There has never been a better time for ethnic and minority artists than the present. Due to the age of multiculturalism and political correctness, many minority and ethnic artists are receiving notice. Unfortunately, sometimes these artists receive attention based solely on their ethnic or minority status and not on the merit of their work. Kathleen Alcala does not fall into this category. Her book "The Flower in the Skull" is a strong piece of work.

"The Flower in the Skull" presents the story of three ethnic women living in different time periods. Each woman is related to the others either directly or through the common thread of sisterhood. This enables the book to bridge generation and culture gaps.

The first character introduced is Concha. She is an Opata Indian living in the later 19th century or early 1900s. Rosa is Concha's misbegotten daughter. Her voice is not as prominent as Concha's. Her purpose is more to give an outsider's view of her mother than to relate her own story.

She does provide intriguing insights into Concha. Shelly is the last character introduced. She is a contemporary woman who finds herself on assignment in Arizona. She is researching Indian tribes of North America. Shelly comes across a photo of Concha and is intrigued to know her story.

As a writer, Alcala demonstrates a powerful style as she introduces each of the main characters. Each woman maintains a different and distinct voice.

The most intriguing voice is Concha's, however. She finds herself separated from her family and thrown into unfamiliar Mexican culture. Her voice is simple, as if it is speaking a second language instead of a native tongue. Concha uses quaint terminology and has a mystical ring to her voice. Her mysticism comes from her religious upbringing, which is Opata Indian, not Western Christian.

Concha speaks in the first person until the chapter in which she is raped. By switching her writing style, it seems that Alcala is saying something about Concha's pysche without overtly vocalizing it. It is as if Concha, feeling dehumanized by the rape, has lost her identity. From that point on, Concha's voice is silent, and she is referred to in third person.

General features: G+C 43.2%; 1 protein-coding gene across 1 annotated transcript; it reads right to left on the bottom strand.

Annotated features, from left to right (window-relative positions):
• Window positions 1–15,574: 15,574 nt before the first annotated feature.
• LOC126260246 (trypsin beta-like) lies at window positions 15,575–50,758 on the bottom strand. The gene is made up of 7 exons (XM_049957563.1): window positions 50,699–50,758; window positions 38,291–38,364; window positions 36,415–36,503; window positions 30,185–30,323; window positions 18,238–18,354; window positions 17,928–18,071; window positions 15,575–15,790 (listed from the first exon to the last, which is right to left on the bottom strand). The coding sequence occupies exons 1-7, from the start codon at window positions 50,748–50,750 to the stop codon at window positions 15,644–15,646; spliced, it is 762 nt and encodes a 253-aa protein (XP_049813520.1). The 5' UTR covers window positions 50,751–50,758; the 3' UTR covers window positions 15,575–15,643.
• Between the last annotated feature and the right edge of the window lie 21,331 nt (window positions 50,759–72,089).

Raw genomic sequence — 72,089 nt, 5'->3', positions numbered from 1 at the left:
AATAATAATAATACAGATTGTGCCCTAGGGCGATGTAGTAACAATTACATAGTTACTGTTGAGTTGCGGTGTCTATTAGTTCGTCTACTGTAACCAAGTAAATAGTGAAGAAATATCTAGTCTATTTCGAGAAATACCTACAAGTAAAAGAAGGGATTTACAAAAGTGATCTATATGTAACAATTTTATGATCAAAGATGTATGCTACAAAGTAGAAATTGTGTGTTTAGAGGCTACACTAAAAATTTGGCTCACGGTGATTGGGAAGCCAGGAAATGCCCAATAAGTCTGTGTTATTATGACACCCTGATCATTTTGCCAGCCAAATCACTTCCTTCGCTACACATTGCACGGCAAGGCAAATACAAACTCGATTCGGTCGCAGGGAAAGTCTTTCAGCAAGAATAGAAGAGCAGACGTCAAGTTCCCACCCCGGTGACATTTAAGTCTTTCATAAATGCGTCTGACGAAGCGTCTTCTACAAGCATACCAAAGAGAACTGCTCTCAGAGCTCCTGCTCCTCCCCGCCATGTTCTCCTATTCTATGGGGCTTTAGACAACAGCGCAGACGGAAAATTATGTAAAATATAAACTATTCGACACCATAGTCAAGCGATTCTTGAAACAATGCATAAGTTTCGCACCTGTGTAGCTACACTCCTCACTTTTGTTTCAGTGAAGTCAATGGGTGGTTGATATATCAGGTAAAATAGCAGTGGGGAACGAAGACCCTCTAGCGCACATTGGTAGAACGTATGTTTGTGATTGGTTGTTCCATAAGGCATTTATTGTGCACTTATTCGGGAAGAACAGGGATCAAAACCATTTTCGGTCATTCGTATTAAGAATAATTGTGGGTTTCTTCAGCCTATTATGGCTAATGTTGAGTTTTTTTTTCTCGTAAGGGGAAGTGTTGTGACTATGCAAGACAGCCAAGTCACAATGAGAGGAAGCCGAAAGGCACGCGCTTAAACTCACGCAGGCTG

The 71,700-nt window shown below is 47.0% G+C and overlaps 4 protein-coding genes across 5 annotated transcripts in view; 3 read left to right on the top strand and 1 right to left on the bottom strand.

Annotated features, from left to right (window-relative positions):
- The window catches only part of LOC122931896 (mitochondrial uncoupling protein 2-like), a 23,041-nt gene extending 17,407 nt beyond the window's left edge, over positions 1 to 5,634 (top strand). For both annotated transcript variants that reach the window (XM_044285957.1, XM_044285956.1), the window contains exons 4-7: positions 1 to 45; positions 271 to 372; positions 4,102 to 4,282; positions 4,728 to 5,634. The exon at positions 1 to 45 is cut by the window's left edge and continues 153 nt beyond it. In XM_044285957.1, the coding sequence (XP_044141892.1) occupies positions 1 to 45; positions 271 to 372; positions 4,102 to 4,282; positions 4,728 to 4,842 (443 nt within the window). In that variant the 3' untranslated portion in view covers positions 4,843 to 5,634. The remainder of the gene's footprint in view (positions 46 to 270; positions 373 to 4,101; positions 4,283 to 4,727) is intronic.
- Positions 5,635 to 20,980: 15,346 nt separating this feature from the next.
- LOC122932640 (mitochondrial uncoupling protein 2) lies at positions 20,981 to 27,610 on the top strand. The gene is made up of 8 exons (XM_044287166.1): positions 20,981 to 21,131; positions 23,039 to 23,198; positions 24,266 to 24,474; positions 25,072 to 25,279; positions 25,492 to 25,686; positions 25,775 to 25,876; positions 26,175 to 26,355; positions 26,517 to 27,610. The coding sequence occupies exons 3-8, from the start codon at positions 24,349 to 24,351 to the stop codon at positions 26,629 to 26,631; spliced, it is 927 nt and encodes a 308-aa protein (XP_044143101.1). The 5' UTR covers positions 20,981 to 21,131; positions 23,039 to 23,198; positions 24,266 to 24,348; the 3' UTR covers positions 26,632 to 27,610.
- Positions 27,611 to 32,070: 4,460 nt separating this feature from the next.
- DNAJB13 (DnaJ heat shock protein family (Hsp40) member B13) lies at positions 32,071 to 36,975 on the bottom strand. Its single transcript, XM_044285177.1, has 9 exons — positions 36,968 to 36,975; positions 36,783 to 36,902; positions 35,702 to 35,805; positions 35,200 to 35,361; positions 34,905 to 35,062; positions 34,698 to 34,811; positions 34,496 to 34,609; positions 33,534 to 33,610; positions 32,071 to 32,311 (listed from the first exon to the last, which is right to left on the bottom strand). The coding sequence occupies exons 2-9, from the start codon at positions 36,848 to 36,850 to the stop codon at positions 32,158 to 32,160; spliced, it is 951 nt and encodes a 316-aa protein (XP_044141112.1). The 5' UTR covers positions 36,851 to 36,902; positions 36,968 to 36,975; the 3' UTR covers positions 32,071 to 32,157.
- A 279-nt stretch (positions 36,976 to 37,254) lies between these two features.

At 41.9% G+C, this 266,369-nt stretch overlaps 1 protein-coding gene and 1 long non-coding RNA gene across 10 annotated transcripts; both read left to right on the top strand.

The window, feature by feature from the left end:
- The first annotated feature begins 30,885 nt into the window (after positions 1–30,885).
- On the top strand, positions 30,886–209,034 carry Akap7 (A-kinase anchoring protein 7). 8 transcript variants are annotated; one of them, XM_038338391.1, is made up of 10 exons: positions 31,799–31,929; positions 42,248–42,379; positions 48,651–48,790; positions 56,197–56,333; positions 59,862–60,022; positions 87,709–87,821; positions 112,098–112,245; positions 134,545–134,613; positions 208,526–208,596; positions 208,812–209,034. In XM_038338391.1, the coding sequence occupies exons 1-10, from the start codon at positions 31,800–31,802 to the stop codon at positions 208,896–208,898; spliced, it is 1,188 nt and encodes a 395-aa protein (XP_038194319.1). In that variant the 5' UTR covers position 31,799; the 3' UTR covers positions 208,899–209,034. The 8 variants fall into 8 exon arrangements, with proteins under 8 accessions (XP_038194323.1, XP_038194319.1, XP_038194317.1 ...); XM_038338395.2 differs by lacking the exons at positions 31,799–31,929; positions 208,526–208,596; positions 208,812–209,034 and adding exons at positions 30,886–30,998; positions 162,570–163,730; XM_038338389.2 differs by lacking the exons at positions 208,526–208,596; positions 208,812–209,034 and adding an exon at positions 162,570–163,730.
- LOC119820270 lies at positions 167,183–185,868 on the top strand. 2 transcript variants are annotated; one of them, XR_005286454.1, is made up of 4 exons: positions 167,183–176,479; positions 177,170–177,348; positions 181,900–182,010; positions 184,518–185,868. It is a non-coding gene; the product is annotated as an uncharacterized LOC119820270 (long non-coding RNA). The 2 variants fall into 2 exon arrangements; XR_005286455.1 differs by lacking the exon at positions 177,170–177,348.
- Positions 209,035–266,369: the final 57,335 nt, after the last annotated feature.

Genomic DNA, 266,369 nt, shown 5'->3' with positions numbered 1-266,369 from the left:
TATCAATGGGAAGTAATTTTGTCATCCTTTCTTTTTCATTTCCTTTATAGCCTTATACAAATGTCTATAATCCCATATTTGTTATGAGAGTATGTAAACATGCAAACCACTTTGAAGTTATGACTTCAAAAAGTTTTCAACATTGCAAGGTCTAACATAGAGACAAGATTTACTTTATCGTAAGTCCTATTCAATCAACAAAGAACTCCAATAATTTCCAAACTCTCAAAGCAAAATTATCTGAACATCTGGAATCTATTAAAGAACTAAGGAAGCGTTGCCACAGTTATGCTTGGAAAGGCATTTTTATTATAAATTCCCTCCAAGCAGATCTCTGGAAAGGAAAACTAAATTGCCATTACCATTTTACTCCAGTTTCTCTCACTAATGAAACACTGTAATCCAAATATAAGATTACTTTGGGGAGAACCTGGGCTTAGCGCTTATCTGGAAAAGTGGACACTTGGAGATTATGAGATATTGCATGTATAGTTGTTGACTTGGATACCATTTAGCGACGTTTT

In contrast, the other two characters maintain a first-person voice. Shelly, like Concha, experiences the same violation and degradation. Unlike Concha, Shelly's voice remains strong. Shelly holds onto her voice and her identity. Her identity is also propelled by her desire to learn more about Concha's past and the probability that her own roots are Concha.

In this manner, the book completes a circle that begins with Concha and ends with Shelly's desire to learn about Concha's life.

The characters share other commonalities including a similarity in their relationships with the opposite sex. Each male character's presence is fleeting. Each woman faces most of life's burdens alone.

Though the physical male presence is minor, the male characters leave their own legacy that appears either as pyschological scars on the female characters or fond memories of an unobtainable past or a fantasy.

Because a male presence in the book is rare and often a destructive force, one is drawn to ponder the societal message presented. Need all male/female relationships be familial or destructive? The book opens an opportunity for one to evaluate one's own relationships and diagnose the health of those relationships.

The social message goes beyond mere male/female relationships. Each female character is a cultural "minority." The most unhealthy relationships are between the white male and the Mexican Indian women. One would like to think our society is at a point where we treat every individual as an equal. Sadly, even the book's most contemporary figure, Shelly, faces discrimination not only because she is female but also because she is Mexican. This is spicy food for thought.

"The Flower in the Skull" is a thought-provoking power punch of a book. Kathleen Alcala is an author well-deserving of recognition.